Edna & Harvey: Harvey’s New Eyes Review

Surely, with such a vast eShop catalogue, there can’t be many games that can bring something that we haven’t already seen to the point-and-click genre. While Edna & Harvey: Harvey’s New Eyes may not do anything new, per se, it does do what it already offers better than most other titles do, and as a result it stands out from the pack.

This game was originally released in 2012 as the sequel to the first Edna & Harvey title, The Breakout. Translation issues made things a bit difficult for the series’ maiden title after it made its way to English audiences from Daedalic Entertainment’s home of Germany, but this Switch edition, which represents the first time the series has made an appearance on home consoles, has fortunately no such problem.

Scenes often have numerous interactable objects which are of use to puzzles.

Harvey’s New Eyes is a cartoon point-and-click laced with comedic interactions which tells the short story of Lilli, a child at a convent and her best friend Edna, star of the first game. They are both blighted by the evil ways of Mother Superior Ignatz, the leader of the convent, whose irreconcilable rage is taken out on all of the kids and who seems to not even bat an eyelid when any misdemeanours befall on any of them. Gameplay advances the story by picking up items from one interaction and then using them somewhere else, and the majority of these solutions seemed pretty logical.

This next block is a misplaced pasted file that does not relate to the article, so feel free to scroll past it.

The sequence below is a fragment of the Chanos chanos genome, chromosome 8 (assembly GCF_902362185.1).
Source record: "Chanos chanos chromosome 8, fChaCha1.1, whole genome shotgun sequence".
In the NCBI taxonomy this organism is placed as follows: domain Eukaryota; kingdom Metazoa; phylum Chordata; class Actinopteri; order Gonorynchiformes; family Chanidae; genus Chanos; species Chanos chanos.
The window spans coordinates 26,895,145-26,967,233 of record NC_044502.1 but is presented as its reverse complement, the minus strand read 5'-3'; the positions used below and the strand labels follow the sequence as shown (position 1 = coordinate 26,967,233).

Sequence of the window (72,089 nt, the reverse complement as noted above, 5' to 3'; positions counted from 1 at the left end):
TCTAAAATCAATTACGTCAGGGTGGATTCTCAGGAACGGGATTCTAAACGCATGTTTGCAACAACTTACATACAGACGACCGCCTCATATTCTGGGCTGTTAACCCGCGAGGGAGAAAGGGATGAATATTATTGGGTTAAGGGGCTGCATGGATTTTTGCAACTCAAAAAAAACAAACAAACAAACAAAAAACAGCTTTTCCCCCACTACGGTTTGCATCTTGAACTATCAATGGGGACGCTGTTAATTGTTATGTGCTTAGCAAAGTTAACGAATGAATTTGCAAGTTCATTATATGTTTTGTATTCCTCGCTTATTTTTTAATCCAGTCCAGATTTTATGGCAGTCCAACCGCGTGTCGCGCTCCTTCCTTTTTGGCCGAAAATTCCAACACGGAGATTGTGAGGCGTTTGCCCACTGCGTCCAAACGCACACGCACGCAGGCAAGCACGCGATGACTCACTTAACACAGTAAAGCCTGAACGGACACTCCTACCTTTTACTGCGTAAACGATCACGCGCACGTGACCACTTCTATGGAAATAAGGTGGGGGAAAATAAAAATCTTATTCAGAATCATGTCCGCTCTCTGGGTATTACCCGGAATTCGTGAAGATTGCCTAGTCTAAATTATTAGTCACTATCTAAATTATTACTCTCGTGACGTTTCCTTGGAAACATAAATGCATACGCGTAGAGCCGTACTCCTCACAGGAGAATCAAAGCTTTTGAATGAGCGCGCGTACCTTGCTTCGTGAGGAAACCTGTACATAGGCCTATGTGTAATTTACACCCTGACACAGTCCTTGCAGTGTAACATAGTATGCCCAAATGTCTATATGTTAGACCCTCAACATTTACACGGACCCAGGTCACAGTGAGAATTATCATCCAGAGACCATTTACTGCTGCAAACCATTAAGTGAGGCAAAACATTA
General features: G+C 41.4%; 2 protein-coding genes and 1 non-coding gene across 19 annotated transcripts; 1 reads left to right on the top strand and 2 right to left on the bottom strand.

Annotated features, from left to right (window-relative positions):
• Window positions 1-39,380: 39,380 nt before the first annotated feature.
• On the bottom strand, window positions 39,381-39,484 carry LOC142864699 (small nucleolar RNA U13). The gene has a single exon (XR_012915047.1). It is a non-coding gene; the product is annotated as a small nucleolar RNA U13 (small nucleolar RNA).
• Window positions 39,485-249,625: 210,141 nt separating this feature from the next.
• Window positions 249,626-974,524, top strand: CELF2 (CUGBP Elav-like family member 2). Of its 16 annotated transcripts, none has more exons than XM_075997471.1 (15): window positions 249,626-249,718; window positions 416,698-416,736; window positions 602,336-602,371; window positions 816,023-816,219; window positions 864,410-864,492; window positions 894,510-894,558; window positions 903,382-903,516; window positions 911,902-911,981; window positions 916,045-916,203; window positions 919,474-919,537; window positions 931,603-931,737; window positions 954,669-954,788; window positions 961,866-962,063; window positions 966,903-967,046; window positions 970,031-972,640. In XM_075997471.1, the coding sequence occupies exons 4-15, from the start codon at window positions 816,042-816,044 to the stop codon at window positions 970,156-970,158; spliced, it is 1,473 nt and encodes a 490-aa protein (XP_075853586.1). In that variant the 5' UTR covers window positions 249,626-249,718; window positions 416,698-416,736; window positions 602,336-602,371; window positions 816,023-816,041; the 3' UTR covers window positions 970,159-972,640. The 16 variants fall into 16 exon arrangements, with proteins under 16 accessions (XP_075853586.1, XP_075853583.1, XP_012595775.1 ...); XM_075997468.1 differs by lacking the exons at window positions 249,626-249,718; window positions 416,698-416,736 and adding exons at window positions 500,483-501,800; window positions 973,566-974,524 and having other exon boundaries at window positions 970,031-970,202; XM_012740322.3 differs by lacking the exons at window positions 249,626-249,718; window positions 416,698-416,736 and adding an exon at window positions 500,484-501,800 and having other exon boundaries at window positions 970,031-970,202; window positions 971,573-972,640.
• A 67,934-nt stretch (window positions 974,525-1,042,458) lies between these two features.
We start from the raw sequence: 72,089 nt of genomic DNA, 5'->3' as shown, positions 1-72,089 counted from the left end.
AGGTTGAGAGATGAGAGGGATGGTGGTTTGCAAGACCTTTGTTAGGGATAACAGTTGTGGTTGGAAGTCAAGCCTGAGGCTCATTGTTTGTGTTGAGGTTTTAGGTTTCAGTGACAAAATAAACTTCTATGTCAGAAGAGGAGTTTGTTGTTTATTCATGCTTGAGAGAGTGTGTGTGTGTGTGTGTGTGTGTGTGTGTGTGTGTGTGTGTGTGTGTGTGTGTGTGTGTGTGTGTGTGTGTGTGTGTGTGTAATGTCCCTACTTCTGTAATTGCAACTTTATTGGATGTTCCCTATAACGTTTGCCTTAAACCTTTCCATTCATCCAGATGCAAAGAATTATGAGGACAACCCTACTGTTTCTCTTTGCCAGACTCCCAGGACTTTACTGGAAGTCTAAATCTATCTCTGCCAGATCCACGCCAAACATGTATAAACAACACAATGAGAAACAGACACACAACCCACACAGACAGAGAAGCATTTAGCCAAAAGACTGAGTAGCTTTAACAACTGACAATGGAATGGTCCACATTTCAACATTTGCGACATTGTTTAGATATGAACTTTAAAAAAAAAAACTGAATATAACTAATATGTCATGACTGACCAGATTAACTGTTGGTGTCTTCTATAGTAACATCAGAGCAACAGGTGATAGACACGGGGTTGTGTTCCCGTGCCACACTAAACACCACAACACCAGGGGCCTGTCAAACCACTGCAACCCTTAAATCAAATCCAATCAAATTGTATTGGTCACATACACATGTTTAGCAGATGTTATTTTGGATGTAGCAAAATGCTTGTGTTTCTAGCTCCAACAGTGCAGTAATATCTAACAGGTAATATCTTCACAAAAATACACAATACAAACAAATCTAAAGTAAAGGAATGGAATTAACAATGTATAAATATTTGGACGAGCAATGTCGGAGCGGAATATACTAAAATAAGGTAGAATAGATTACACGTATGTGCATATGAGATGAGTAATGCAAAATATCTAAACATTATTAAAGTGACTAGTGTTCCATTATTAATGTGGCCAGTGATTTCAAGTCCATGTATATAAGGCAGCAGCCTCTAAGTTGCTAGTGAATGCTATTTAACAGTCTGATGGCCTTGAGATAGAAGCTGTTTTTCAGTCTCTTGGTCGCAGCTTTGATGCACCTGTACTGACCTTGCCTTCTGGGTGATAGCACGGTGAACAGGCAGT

What wasn’t always logical, however, was the fleeting deviations from the gameplay formula mentioned above. Some maze—like minigames and some code-breaking sessions ramp the difficulty up a bit, while an RPG-like game set out on a chessboard makes for a really difficult final battle.

Even tiny-part NPCs like the police station chief are filled with personality.

But no matter how difficult these minigame sessions, you can simply hit the + button to skip them, which renders the whole challenge of the game to be quite inconsequential. But the order of events, or at least where you had to go next, always seemed to feel natural, even if it wasn’t quite telegraphed by the game’s dialogue.

Harvey’s New Eyes isn’t the longest of experiences – you’re talking about three to six hours, depending on how good at point-and-clicks and puzzle-solving that a player might be, but that isn’t too short a runtime to avoid problems with the game crashing. Twice my playthrough was affected, though fortunately the game’s autosaving does help to counteract this, as both times I was able to recommence my playthrough a very short distance back, and the crash didn’t happen at the same moment again.

Scenes are lovingly detailed and crystal clear despite the game’s age.

While an irritation, Harvey’s New Eyes is funny and charming enough to escape too much of a harsh penalty for such setbacks. Characters are delivered to extremes but don’t feel much like stereotypes, which is a complicated thing to achieve. With such a short runtime, the game does well to engross players as much as it does, and while you may have played a similar sort of point-and-click adventure on the Switch, the delivery of the humour in this one does make it stand out from the pack.

The hand-drawn art style looks particularly clean on a HD screen of 2019, and there’s no issues with this one feeling dated at all. Knowing there is an earlier game in the series yet to be seen on a Nintendo system, the logical next step is that we might see that on the Switch eShop at some point in the near future, but for now, this is easily one of the Switch’s most fun and enjoyable point-and-clicks.

Edna & Harvey: Harvey's New Eyes £17.99


It may be a touch expensive given its age, but Harvey’s New Eyes is one of the best-put-together point-and-clicks on Switch eShop. Pick it up.